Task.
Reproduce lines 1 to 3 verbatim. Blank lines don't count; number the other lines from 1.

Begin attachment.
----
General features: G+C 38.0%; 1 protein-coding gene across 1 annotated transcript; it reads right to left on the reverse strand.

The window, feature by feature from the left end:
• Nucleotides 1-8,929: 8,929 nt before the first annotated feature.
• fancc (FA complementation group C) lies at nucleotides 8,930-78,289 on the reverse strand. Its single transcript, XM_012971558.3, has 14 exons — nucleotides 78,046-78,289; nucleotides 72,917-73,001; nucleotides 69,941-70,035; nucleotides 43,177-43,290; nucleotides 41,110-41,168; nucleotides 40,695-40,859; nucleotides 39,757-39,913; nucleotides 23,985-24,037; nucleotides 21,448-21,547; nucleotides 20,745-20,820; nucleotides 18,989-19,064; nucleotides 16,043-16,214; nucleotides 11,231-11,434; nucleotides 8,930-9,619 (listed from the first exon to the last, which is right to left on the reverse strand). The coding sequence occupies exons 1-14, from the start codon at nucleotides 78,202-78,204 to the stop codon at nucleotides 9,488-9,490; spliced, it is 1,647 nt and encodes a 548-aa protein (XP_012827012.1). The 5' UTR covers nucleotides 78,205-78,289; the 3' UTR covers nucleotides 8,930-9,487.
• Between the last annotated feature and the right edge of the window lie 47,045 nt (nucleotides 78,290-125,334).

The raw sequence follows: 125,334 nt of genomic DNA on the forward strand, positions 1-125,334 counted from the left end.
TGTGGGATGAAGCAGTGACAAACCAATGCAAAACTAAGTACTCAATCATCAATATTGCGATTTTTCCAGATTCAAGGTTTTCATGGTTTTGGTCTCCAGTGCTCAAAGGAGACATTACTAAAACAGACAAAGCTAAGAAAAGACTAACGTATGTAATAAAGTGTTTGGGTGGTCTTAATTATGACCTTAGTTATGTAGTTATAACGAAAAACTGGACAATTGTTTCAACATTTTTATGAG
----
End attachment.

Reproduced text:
General features: G+C 38.0%; 1 protein-coding gene across 1 annotated transcript; it reads right to left on the reverse strand.

The window, feature by feature from the left end:
• Nucleotides 1-8,929: 8,929 nt before the first annotated feature.